Thread: Total loss
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Old 12-30-2012, 08:39 PM
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akaMomo akaMomo is offline
Officially Welcomed to the 'Fest
Location: Los Angeles, CA
Join Date: Oct 2003
Posts: 247
Mein Auto: 335i F30 M-Sport
With my last 335i (E90) I was hit (without fault) by a driver cutting left in front of me on large boulevard. The car was only a few months old. Air bags deployed and the car suffered about $28k of damage (my memory is the sticker for the car was about $50k). It was not totaled. I had minor-to-medium medical issues that came out over time and caused me to lose work and otherwise suffer. I went to the hospital after splitting headaches days after the accident. At this point I had already been approached to sign off on any damage beyond what happened to my car.

Its a long story and not too relevant. In short, the other driver was insured but with miserable insurance at bare minimum coverages. I ended up getting paid out to the limit on his insurance and then having to sue my own insurance company (AAA) against my uninsured motorist coverage to get anywhere near what I should have received. Apparently that is typically uninsured and UNDERinsured coverage. My new policy now has a very high limit in this area after dealing with this.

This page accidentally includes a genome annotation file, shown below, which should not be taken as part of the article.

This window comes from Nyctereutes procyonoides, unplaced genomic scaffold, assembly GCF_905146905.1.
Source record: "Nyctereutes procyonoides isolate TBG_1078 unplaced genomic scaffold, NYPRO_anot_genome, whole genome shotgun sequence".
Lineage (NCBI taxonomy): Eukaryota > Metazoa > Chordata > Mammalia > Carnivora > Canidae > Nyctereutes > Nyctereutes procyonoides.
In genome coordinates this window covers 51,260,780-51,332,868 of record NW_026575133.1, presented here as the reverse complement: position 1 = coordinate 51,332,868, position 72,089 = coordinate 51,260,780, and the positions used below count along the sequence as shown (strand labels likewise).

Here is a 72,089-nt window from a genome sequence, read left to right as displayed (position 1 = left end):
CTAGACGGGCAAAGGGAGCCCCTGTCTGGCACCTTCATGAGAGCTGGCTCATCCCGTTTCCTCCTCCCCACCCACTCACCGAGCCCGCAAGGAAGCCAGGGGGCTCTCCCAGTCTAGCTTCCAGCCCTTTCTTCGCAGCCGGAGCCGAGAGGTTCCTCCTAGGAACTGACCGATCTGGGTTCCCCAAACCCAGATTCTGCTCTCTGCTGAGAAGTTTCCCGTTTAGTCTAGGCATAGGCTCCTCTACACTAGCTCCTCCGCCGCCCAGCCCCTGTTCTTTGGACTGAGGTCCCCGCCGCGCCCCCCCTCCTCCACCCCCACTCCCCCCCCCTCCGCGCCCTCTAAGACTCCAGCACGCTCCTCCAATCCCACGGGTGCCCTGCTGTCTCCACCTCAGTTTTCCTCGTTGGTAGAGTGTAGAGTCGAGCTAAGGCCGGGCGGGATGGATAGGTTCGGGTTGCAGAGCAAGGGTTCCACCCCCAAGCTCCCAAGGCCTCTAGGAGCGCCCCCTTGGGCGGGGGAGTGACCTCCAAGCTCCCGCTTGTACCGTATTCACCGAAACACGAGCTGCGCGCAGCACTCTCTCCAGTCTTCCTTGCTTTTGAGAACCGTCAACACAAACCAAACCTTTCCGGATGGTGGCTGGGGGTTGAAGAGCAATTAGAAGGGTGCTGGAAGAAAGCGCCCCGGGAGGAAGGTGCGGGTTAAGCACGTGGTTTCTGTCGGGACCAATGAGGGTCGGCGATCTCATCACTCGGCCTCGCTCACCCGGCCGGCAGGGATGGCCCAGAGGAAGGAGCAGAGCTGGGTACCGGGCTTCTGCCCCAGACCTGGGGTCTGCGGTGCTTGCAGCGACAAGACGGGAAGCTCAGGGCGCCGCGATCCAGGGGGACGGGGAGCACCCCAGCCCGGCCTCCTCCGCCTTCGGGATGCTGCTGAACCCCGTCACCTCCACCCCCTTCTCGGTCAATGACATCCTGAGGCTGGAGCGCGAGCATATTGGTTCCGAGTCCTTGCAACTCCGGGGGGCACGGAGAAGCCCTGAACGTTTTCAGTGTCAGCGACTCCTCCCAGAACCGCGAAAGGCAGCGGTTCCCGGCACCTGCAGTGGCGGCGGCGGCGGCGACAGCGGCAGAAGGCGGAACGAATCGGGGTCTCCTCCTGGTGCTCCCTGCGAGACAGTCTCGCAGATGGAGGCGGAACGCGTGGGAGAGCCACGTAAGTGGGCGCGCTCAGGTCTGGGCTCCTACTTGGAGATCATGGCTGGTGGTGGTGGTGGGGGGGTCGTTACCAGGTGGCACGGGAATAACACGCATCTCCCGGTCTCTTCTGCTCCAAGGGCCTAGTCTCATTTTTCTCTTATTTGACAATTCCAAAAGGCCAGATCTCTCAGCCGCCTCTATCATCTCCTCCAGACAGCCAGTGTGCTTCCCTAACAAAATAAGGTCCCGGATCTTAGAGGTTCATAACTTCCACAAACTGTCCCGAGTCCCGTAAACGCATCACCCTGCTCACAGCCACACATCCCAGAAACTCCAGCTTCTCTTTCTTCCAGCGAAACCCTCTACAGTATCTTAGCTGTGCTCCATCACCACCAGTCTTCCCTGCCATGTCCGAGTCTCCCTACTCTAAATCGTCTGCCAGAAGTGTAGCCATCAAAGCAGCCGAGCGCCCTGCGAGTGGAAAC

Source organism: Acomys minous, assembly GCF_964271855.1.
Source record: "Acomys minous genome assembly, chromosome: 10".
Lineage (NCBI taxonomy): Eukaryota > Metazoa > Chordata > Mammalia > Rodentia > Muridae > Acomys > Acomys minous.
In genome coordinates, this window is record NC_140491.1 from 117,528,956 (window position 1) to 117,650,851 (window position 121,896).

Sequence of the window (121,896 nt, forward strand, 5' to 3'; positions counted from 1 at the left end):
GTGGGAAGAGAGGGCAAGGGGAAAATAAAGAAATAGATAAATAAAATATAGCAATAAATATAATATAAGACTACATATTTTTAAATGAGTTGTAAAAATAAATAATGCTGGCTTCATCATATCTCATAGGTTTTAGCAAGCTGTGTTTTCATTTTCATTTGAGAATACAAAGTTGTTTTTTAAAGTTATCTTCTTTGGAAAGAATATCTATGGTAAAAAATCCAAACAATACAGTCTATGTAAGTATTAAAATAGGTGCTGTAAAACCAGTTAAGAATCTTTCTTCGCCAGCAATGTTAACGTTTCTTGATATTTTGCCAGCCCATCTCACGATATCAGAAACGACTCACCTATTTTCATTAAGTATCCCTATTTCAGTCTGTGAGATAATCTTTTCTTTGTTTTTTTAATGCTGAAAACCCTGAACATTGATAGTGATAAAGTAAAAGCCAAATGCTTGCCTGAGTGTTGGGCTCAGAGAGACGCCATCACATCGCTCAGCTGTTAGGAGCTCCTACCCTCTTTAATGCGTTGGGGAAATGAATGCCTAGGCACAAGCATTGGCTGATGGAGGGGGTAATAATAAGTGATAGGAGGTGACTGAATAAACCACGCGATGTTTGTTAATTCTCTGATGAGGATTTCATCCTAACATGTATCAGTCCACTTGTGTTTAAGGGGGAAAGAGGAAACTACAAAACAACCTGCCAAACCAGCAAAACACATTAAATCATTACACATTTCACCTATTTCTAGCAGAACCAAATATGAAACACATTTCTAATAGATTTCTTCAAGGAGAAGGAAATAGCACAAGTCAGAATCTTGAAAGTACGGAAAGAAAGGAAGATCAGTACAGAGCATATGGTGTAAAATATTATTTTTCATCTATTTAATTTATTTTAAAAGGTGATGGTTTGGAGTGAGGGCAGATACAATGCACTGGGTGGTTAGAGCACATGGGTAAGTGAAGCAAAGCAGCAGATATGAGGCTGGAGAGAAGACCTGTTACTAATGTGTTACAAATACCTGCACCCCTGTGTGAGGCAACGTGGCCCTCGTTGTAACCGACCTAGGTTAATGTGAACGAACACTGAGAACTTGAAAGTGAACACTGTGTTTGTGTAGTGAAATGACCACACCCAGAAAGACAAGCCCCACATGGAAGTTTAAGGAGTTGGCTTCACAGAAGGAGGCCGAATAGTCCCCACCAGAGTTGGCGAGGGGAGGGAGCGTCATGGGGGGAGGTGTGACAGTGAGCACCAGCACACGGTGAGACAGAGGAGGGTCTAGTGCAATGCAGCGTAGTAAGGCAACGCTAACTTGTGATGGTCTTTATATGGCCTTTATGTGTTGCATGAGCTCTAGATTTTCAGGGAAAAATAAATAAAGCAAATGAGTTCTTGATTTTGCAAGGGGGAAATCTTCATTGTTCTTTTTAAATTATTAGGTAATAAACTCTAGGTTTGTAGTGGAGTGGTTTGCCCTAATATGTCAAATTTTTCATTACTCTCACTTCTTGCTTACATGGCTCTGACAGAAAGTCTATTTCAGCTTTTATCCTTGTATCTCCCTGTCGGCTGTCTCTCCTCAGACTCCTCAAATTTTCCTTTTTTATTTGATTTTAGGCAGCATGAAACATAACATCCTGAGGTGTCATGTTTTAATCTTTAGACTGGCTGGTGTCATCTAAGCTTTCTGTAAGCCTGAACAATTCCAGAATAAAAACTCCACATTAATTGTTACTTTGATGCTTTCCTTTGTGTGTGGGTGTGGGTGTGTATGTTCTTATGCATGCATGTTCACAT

My point though and the biggest advice I learned after dealing with this via a personal injury lawyer, depositions, and two years of insurance claims leading to two payouts to barely make myself whole was:


Every single pain, ache, ANYTHING. Your memory of the event, every phone call: EVERYTHING. Especially with the passengers, etc., you NEED to make sure you are covered beyond simply getting a new car. You may be dealing with this for some while. Being a well spoken and persistent claimant with documentation will help you A LOT. Ultimately if this goes beyond just getting your car replaced (or even if that is the only issue) the insurance company will look at what they are up against. Your record, your statements, everything - even if this isn't your fault. Being a formidable adversary will help you A LOT. The insurance company, cheap or not, will always look for a way to pay you less if possible.

Protect yourself. You have a lot to do with how this turns out. The best and worse case scenarios are often not close together and you can, with little effort, make sure you (or your passengers) are not taken advantage of. I'm not advocating opportunism but once you settle, things are finished. Documenting and being persistent can insure that you make out fairly.

Last edited by akaMomo; 12-30-2012 at 08:44 PM.
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